How to Make a DIY Projector
Did you know that you can build a smartphone projector out of everyday objects? Well, you can, and it’s actually really simple.
With this DIY project you can learn about light and optics, plus, you can get your creativity going by using this projector in your next artistic creation.
Overall, this is a fun and educational photography hack that you can do by yourself or with friends or family. And if that wasn’t enough, you’ll also be repurposing home objects contributing to a zero-waste culture.
So, without any more introductions, here’s a step by step guide to a DIY smartphone projector.
What You Will Need
What you’re going to do is build a box that will direct the light from the screen of your phone towards a magnifying glass, which will then project a blown-up version of the image onto a wall on the other side.
To make this you just need a few simple objects. Some of them are optional, but having them will make the process easier and will get you better results.
- Rectangular cardboard box
- Magnifying glass
- Thick black matte paper (alternatively, brush and paint)
- Tape, normal or double-sided (can be substituted with glue)
- Exacto knife or precision cutter (or scissors)
- Protractor (optional but helpful)
Note on the box: If you have a shoe box, this is the ideal size. If not, just make sure it’s a rectangular box. It should be wide enough to hold your phone, but not much wider than that because you want the light to go forward and not spill out to the sides.
Step 1: Cut the Box
The first thing you’re going to do is to separate the part that will hold the lens. This is because you can adjust the focus by moving the lens closer or further away from the image.
To do this, cut out one of the short sides of the box.
Step 2: Cover the Inside of the Box
Now, you need to darken the inside of the projector. This stops the light from dispersing and reflecting back into the image, thus ensuring better quality.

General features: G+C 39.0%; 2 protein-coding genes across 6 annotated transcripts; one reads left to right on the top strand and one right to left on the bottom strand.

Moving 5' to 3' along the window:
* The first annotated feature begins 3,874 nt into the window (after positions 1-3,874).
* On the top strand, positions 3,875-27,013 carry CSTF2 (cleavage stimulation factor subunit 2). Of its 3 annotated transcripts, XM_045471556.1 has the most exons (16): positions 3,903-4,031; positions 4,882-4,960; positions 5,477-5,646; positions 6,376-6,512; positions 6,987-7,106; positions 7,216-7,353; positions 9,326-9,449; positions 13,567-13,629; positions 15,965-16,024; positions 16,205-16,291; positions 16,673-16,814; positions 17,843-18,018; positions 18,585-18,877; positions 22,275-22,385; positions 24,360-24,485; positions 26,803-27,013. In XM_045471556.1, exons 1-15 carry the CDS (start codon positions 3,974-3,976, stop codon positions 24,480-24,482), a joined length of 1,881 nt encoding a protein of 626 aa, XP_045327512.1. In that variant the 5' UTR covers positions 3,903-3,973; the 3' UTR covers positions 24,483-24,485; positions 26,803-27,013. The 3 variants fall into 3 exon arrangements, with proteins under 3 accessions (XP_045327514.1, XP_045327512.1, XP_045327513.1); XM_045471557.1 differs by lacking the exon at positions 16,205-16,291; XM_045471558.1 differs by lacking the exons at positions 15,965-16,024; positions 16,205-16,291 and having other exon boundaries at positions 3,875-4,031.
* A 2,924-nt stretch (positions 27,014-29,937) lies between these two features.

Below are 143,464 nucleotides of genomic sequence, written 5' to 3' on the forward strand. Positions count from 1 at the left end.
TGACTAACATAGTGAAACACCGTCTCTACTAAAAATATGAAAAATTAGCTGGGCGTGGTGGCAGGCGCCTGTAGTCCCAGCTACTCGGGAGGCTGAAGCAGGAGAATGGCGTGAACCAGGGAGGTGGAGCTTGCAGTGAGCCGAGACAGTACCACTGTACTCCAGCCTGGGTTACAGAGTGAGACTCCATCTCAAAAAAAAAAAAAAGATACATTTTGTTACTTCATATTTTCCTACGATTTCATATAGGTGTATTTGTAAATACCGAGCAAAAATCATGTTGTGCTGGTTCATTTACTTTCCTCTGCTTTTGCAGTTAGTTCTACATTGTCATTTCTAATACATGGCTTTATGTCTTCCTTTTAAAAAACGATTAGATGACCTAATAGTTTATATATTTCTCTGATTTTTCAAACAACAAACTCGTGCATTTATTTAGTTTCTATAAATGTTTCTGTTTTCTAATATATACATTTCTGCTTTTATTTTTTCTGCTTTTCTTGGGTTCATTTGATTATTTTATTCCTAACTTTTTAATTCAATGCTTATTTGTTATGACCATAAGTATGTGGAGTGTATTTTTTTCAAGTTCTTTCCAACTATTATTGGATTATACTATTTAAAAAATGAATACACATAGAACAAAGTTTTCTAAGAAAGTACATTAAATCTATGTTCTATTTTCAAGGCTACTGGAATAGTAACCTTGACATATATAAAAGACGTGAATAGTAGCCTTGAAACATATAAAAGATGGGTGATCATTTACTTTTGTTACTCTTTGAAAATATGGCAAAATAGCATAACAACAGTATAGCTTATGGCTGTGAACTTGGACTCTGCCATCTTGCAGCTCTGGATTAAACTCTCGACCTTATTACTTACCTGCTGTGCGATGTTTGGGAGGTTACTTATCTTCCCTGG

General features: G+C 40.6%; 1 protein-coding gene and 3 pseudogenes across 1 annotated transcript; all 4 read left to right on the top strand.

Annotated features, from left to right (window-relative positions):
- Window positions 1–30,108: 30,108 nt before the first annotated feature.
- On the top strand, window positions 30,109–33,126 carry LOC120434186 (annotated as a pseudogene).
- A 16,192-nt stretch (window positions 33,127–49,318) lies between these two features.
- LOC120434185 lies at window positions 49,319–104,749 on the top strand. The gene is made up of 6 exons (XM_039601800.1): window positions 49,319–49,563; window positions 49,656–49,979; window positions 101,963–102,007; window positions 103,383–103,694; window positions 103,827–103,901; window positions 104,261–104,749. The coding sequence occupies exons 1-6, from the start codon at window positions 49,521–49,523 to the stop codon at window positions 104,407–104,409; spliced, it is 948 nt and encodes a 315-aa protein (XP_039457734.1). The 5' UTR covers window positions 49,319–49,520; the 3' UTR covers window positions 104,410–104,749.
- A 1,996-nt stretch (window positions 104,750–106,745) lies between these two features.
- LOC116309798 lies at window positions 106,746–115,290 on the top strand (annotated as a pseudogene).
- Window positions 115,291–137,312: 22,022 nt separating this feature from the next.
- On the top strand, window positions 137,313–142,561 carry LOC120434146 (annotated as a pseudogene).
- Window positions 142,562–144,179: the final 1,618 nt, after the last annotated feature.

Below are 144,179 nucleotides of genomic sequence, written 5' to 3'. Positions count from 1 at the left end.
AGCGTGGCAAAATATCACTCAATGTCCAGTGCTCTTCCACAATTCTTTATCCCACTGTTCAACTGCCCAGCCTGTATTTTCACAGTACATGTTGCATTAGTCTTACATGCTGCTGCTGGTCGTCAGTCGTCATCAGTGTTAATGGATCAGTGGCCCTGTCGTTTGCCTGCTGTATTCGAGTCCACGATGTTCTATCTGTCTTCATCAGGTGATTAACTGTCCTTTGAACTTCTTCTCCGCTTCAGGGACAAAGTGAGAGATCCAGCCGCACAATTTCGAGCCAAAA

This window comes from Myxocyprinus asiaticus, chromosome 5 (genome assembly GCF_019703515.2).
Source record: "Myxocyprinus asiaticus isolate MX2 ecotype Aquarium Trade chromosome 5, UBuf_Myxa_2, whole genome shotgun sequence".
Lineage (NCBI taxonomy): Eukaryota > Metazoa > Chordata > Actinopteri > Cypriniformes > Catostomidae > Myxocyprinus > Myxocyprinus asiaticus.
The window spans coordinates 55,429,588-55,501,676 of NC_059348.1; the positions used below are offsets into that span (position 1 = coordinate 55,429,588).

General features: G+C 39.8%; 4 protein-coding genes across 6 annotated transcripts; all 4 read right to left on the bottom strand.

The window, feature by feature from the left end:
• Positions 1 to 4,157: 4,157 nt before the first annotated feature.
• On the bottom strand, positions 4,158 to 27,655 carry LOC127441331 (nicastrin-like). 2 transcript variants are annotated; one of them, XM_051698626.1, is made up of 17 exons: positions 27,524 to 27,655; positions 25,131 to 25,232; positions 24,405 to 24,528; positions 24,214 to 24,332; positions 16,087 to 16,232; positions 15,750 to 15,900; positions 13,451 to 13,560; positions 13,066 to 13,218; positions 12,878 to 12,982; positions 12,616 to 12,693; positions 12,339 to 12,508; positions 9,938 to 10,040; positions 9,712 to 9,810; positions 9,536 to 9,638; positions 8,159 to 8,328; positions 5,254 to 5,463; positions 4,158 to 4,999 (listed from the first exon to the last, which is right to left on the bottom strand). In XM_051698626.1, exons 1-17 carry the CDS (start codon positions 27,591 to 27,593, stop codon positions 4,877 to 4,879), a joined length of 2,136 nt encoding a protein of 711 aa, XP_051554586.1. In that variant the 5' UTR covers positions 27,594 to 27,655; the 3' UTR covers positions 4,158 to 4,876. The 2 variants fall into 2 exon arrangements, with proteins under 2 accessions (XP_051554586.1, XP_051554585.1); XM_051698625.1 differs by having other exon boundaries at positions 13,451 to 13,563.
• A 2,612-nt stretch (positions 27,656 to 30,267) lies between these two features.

Ideally, you should do this with thick paper – I used Fabriano. This will also help with the overall stability of your projector, as having one side cut out can make it a little wobbly.
If you prefer, you can also use black paint. Just make sure it’s dry before continuing to avoid getting paint all over you and the other parts of the projector.
Step 3: Place the Lens
On the piece of cardboard that you cut during the first step, draw the contour of the magnifying glass. Then, using the precision knife carefully cut it out.
It’s best to cut a little bit to the inside of the circle you traced so that the magnifying glass will fit tightly and not fall out.
You can unscrew or cut the handle of the magnifying glass if it’s too long to fit. Keep in mind that the size and quality of the glass will impact the sharpness of the projected image.
Step 4: Build a Support for the Lens
To keep the lens standing, it needs to have some support. To create this, cut a strip of the black paper that’s long enough to go around the edges of the rectangle your lens sits inside.
Then fold it around and tape it to the cardboard so it’s no longer a flat surface but a rectangular box of its own.
This will give it stability, especially because you might be moving it back and forward to find the right focus.
Step 5: Place the Mirror